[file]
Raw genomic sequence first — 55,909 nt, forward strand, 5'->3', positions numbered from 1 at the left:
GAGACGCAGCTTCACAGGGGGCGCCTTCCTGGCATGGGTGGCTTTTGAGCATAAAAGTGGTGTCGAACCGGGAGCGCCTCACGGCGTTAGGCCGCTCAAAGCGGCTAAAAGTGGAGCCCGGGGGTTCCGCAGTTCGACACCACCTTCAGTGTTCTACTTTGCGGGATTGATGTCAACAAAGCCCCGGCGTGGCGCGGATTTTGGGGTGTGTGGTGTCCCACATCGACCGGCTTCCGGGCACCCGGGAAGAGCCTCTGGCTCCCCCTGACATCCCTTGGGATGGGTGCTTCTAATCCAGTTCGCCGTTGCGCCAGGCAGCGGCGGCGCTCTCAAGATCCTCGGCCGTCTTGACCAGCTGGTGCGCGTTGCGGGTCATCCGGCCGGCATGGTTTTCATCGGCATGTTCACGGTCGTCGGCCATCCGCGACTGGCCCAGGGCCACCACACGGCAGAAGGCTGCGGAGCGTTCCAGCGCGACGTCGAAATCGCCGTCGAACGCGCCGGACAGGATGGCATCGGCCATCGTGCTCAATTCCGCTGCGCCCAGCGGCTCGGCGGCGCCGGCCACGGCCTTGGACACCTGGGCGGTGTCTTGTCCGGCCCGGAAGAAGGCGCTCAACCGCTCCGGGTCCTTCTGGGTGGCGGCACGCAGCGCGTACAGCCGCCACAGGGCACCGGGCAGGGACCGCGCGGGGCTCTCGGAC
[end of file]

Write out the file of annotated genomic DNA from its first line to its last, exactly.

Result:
Raw genomic sequence first — 55,909 nt, forward strand, 5'->3', positions numbered from 1 at the left:
GAGACGCAGCTTCACAGGGGGCGCCTTCCTGGCATGGGTGGCTTTTGAGCATAAAAGTGGTGTCGAACCGGGAGCGCCTCACGGCGTTAGGCCGCTCAAAGCGGCTAAAAGTGGAGCCCGGGGGTTCCGCAGTTCGACACCACCTTCAGTGTTCTACTTTGCGGGATTGATGTCAACAAAGCCCCGGCGTGGCGCGGATTTTGGGGTGTGTGGTGTCCCACATCGACCGGCTTCCGGGCACCCGGGAAGAGCCTCTGGCTCCCCCTGACATCCCTTGGGATGGGTGCTTCTAATCCAGTTCGCCGTTGCGCCAGGCAGCGGCGGCGCTCTCAAGATCCTCGGCCGTCTTGACCAGCTGGTGCGCGTTGCGGGTCATCCGGCCGGCATGGTTTTCATCGGCATGTTCACGGTCGTCGGCCATCCGCGACTGGCCCAGGGCCACCACACGGCAGAAGGCTGCGGAGCGTTCCAGCGCGACGTCGAAATCGCCGTCGAACGCGCCGGACAGGATGGCATCGGCCATCGTGCTCAATTCCGCTGCGCCCAGCGGCTCGGCGGCGCCGGCCACGGCCTTGGACACCTGGGCGGTGTCTTGTCCGGCCCGGAAGAAGGCGCTCAACCGCTCCGGGTCCTTCTGGGTGGCGGCACGCAGCGCGTACAGCCGCCACAGGGCACCGGGCAGGGACCGCGCGGGGCTCTCGGAC